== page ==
Tag Archives: Science

‘Human Flourishing in Times of Stress’ at York Festival of Ideas

The York Festival of Ideas is happening – online! And I will be part of a very topical panel on ‘Human Flourishing in Times of Stress’ with archaeologist Penny Spikins, journalist Tim Radford and professor of Natural Philosophy Tom McLeish, as chair.  The event will be free (!) but ticketed – you can sign up for tickets here.

‘Our conversation will explore how stories, things and thinking can bring comfort in times of stress.

Franziska Kohlt asks why many of us have felt drawn to the comfort of childhood classics –often unjustly dismissed as ‘escapism’. She explores how books like Alice in Wonderland, The Wind in the Willows, or The Water-Babies, were written in times of epidemics, illness and crisis, and how these works can be valuable emotional tools to carry us through crisis.

Penny Spikins asks why in times of crisis we turn to programmes like The Repair Shop to find some sense of comfort, and why cherished possessions seem to help when we feel stressed or isolated. She explores where our tendency to attach to things came from in our evolutionary past and how finding attachments to objects can compensate for missing human relationships at times of stress or isolation.

Tim Radford’s contribution comes from his recent book, The Consolation of Physics. It is both a conversation with the past and a celebration of the shared scientific tradition of generosity and co-operation that has taken human understanding, mediated by international experiment, to the edge of the solar system, to the origins of Universe and to cataclysmic star-death in distant galaxies.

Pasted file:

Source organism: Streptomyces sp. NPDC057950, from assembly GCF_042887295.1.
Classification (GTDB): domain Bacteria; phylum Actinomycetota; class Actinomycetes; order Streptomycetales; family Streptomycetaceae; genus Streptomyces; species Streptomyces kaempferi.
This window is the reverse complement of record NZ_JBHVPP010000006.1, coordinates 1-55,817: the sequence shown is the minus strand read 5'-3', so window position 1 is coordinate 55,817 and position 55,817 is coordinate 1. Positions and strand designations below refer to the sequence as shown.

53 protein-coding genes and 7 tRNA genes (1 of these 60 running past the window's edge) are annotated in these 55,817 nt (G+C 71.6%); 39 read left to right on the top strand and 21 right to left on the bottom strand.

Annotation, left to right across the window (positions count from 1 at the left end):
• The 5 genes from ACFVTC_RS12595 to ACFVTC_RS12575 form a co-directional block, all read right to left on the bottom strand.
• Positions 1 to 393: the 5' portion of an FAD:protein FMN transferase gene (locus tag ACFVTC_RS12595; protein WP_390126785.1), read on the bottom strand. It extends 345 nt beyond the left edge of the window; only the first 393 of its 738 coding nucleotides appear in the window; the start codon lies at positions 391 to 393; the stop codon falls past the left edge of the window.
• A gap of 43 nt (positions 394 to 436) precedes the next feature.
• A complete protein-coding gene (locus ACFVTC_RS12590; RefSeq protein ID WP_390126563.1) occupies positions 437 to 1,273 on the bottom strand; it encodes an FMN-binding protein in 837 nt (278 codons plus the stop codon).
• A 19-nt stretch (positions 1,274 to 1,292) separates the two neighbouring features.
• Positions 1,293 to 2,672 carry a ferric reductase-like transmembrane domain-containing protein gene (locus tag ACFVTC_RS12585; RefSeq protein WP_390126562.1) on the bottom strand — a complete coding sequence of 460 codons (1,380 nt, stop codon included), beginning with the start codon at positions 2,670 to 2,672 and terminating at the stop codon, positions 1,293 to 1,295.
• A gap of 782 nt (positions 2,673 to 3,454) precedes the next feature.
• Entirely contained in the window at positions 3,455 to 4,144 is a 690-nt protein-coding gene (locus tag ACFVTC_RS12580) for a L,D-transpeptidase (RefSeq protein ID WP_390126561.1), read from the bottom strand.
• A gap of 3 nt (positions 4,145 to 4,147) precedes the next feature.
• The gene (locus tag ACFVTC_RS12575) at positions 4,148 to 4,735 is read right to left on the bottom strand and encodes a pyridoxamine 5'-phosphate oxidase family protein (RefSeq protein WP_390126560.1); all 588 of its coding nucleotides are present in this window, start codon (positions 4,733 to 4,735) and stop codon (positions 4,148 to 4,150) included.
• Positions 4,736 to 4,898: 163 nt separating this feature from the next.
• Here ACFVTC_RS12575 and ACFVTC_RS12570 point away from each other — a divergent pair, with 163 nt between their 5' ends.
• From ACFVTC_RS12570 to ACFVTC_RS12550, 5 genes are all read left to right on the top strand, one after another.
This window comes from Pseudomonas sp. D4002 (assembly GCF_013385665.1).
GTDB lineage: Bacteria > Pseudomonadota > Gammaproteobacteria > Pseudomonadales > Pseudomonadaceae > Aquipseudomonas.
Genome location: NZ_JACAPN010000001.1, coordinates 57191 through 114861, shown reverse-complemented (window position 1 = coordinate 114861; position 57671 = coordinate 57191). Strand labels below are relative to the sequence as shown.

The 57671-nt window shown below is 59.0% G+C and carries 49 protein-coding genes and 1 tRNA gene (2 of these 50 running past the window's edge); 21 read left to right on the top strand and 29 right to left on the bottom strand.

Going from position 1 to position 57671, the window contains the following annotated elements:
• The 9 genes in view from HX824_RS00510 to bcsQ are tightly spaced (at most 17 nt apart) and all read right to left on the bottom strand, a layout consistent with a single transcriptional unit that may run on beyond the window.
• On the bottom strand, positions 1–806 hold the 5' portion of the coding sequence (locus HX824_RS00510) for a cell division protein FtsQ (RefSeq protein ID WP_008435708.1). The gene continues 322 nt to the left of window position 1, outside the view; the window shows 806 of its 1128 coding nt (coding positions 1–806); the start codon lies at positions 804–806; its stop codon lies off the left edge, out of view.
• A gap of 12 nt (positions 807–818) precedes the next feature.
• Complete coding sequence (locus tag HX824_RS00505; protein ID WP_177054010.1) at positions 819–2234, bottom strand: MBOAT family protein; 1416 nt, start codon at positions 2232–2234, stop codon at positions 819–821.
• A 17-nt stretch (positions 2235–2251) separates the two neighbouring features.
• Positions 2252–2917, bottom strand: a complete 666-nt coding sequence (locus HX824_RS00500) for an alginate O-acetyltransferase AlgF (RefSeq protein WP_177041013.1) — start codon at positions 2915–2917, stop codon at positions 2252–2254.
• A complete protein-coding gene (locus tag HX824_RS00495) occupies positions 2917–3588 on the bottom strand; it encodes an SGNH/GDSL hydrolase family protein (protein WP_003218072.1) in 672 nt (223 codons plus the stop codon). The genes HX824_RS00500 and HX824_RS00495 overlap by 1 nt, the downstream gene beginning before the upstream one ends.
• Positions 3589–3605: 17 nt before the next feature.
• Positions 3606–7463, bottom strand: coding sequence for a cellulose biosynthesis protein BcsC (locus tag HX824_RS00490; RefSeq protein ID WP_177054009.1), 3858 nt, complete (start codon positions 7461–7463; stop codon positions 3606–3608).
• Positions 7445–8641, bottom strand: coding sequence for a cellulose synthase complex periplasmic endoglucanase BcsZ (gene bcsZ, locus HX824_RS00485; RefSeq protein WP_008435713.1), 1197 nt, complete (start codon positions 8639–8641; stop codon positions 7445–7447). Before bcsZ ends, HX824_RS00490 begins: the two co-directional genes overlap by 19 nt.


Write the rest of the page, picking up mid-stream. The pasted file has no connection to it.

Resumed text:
Our conversation is chaired by Tom McLeish, the University of York’s first Professor of Natural Philosophy and author of The Poetry and Music of Science.’

The recording of the event is available on YouTube:

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New Job & Affiliation!

I am incredibly excited to have joined the University of York’s Department of Sociology as a Research Fellow on their “Narratives of Science and Religion” project in March, to work with Professor Tom McLeish (Physics) and Dr Amanda Rees (Sociology), who are both utterly brilliant.

This is the narrative-based branch of project of the collaborative ECLAS project, based at Durham, London and York, which brings together scientists, science historians, communication scientists, theologians and professional clergy to investigate effective ways to understand and communicate science, asking all “the Big questions”.

In a rather tumultuous start to the post, I have hit the ground running, researching religious narratives in the Covid-19 crisis in, but especially outside religious discourses, in politics and science journalism (wonder why we keep hearing baout the “sacrifice” of health workers, Covid as a “punishment for x”, from which “lessons” must be learned, and all this being a “war” in which various actors are fighting a “virtuous” fight?). I examine what happens when religious language is instrumentalised by politicians and journalists in a medical crisis, why and when they decide they do so, when they have historically done so, and what can be learned from that about the uses and pitfalls of such rhetoric.

To view the effect of such communication not only in a theoretical framework, but to also understand its dynamics in action, I examine this not only in a Science Communication framework, but also through responses to epidemics in the past. The Reverend Charles Kingsley, for instance, harnessed rousing Biblical imagery to communicate the findings of modern population health sciences – but also to hold governments and institutions to account – during the nineteenth-century cholera crises, to draw equally substantial audiences to his “Cholera sermons” at Westminster Abbey, his lectures at Cambridge University or at the Ladies’ Sanitary Association (which went by such attention-grabbing tiles as “The Pharaoh’s Heart” or “The Massacre of the Innocents”).